The February 4th oil spill in the Guarapiche river in Monagas State is an enviromental disaster that has put the water supply of Maturín at risk. While PDVSA keeps saying the situation is under control, the real extent of the damage has started to show.
The main issue is whether the river water is apt for consumption. A Vice-President of PDVSA, Eulogio Del Pino, drank a glass of water from the river to prove its safety.
The National Academy of Natural Sciences said: not so fast.
“There could be three elements in the water: oils, heavy metals and aromatic hydrocarbons… prolonged contact with heavy metals is toxic… Some of the aromatics are class 1 carcinogens, according to the World Health Organization…”
Del Pino’s stunt brings to mind the case of Otsuka Norikazu, a japanese TV host who ate vegetables from Fukushima live on air to support local farmers who sufferred after the nuclear disaster. Later, he was diagnosed with Leukemia.
While Maturín copes with the contingency, the independent pro-Chávez Governor of Monagas is angry. Seems like a whole bunch of other people are about to get angry as well. The pipeline explosion which started it all is here. Now, there’s another spill in Anzoátegui.
14 thoughts on “To drink or not to drink the water?”
Usually they say to boil the water, but what if its flammable?
You get something like this:
(this is part of a documentary called “Gas Land”.
All these are really concerning. The Ministry for The Environment has been very negligent in its duties and it has not been given enough funding or attention.
I would like to see public reports of the water that Venezuelans are drinking and how many PPM of different elements are we actually ingesting. The quality of air in Venezuela’s largest cities has diminished significantly.
Also, I wonder if there are any spikes in cancer and respiratory diseases in our population
“The quality of air in Venezuela’s largest cities has diminished significantly.”
I can confirm it. I don’t have to be a scientist to notice it.
You also don’t have to be a scientist to notice the increase in water hardness. I always boil water at home in the same pot and after some time you can start seeing salt sediment accumulating in the pot.
My hair has been a victim of the water hardness. I believe you.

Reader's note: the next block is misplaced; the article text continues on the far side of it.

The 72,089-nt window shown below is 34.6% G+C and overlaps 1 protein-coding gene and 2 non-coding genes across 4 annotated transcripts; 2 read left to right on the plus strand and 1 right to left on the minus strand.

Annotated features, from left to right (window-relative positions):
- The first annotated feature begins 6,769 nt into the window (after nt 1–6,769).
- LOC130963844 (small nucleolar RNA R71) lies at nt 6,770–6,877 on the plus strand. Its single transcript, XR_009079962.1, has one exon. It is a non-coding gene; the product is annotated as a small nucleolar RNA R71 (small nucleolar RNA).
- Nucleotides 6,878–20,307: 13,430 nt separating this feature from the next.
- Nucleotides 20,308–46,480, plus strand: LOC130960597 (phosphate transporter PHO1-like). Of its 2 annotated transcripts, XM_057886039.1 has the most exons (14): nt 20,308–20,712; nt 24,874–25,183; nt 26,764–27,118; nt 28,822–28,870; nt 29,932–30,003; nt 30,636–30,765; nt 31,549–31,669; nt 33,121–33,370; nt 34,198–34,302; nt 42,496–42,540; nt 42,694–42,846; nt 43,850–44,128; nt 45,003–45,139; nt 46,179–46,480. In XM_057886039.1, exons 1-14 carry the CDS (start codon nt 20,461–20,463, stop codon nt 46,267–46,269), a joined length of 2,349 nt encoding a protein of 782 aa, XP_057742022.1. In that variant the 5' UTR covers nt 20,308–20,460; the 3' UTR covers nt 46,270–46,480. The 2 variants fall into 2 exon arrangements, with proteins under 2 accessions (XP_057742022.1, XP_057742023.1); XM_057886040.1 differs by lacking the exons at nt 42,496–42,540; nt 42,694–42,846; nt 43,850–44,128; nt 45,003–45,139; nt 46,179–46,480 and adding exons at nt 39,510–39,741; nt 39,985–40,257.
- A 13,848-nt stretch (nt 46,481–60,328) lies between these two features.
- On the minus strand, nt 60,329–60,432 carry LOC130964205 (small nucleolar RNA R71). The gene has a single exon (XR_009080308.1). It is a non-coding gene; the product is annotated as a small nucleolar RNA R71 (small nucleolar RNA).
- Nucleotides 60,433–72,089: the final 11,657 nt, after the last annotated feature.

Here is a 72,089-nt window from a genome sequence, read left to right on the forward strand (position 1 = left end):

Salt? …sure it’s not calcium?
More video of the damage
The man in the clean red uniform must be a Chavista Jefe. I pray that those working in the water and covered in oil do not face health problems later.
These images seem as if taken from Ramon Díaz Sánchez’s “Mene”.
For those of you who missed it, in December of last year there was an oil spill that left Cúcuta 10 days without water.
Perhaps someone should do a comparison in the response from the Colombian government and the Venezuelan government. (Just search for “cucuta derrame petroleo” on youtube and you’ll find a dozen videos of it.) Specially contrast the transparency of the information and all the steps taken to ensure the clean up of the river and the purity of the drinking water.
Wouldn’t it be nice if Venezuela had an actual government instead of a bunch of 5-year-old children too busy sucking up to the class clown to do anything?
This is a tragedy…and there are so many in Venezuela. OT and not so OT: for a couple of years already tap water in most of Carabobo is so polluted that it stinks and has very strange colours. The government has made a mess of the whole sewage systems in the Tacarigua basin and allow all kinds of barrios settle in next to the water supplies.
Land fills are an absolute joke.
In Margarita employees at Hidrocaribe is selling the chlorine that’s supposed to be used for the drinking water to hotels for use in their pools. You have to know someone to get it but it’s there.
To add to the problems a GN officer is refusing to sign import documents for granulated chlorine saying that it could be used for explosives. One pool supply owner told me it’s just to get a bribe. As a result there is only one company in Margarita selling granulated 60% chlorine at double the price that it was in December.
It’s time for a change.
We can go on for ages. As I have read, in Carabobo it is not lack of chlorine: Chavista officials connected the Cabriales with a water processing plant close to Los Guayos, this is taking more polluted water to Valencia Lake and way to Pao-Cachinche, which is surrounded by slums and close to one of the largest landfills. For some years now Hidrocentro is porung so much chlorine and other components in the Pao-Cachinche water system that now people in the whole region are getting trihalomethanes galore…which cause cancer http://en.wikipedia.org/wiki/Trihalomethane
I will cease railing against bottled water.
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